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Milestones in Welsh Medicine

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Betsi Cadwaladr

From earliest times, Wales has enjoyed an honoured place in the history of British Medicine.

In Llangian churchyard in the Llyn Peninsula there is an ancient stone dating from the fifth or sixth century commemorating Melus, the earliest British doctor whose name we know. Dating back to the 12th century, generations of the ‘Physicians of Myddfai’ made a remote Carmarthenshire village a centre of research and healing centuries before the advent of modern medicine.

Buried in Cilgerran Church, Pembrokeshire, is Thomas Phaer (1510-1560) author of "The Boke of Chyldren" (1544), the first published work in English on childcare. Nearer to the present day, Wales can be proud of Betsi Cadwaladr (1789-1860), pictured above, who, late in life, qualified as a nurse and performed deeds of heroism at Balaclava during the Crimean War, and Dr William Price (1800-1893) who was not only Wales’s greatest eccentric, but also an eminent surgeon, Chartist and the man whose actions led to the legalisation of cremation in Britain.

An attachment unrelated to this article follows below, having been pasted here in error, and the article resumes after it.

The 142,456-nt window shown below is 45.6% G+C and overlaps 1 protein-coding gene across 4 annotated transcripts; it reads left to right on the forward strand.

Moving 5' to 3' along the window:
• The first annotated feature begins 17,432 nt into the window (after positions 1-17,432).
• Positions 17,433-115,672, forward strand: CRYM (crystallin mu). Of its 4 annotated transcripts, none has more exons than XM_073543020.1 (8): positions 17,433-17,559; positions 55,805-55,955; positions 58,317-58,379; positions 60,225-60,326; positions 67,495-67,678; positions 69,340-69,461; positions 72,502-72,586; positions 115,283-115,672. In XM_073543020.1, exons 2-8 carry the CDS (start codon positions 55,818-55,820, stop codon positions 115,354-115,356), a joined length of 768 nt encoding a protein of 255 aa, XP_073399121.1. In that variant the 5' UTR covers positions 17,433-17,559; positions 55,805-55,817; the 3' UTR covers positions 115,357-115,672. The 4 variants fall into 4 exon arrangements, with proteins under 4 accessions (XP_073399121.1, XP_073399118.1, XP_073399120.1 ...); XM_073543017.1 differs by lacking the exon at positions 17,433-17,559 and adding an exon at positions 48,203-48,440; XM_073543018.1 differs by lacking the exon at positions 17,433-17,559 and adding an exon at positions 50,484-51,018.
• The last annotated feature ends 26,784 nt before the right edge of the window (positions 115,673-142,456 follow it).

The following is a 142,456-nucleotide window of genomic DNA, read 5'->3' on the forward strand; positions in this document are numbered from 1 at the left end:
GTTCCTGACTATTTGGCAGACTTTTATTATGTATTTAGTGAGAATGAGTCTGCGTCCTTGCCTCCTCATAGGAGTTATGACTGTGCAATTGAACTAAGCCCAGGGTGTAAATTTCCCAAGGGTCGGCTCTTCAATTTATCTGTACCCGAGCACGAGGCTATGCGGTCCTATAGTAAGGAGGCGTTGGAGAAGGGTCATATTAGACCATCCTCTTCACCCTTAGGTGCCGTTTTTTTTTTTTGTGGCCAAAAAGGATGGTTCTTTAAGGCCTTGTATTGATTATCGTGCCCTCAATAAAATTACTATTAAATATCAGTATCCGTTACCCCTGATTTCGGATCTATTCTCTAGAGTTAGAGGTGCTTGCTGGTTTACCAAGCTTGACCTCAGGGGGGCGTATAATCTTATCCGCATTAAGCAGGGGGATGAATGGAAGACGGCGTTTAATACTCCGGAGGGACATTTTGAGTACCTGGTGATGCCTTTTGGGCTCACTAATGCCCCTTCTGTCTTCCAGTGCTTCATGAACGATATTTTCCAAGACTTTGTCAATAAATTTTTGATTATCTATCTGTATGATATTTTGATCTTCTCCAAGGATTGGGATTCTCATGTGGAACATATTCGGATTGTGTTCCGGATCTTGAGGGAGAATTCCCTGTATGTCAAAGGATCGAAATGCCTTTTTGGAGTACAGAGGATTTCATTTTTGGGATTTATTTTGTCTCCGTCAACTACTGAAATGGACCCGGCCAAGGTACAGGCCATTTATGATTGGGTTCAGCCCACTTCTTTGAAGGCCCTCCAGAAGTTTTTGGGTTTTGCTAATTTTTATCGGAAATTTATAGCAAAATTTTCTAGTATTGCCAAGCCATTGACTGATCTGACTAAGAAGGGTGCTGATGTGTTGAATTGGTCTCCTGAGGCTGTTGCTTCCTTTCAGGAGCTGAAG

Dr William Price
Dr William Price, in typical eccentric pose.


William Price's cremation pyre
Price’s cremation pyre, 1893

Aneurin Bevan (1897-1960) inspired by the egalitarian principles on which the Tredegar Working Men’s Medical Aid Society had been based, applied socialist zeal and Welsh determination to create the National Health Service in 1948, probably the most far-reaching piece of social legislation in British history.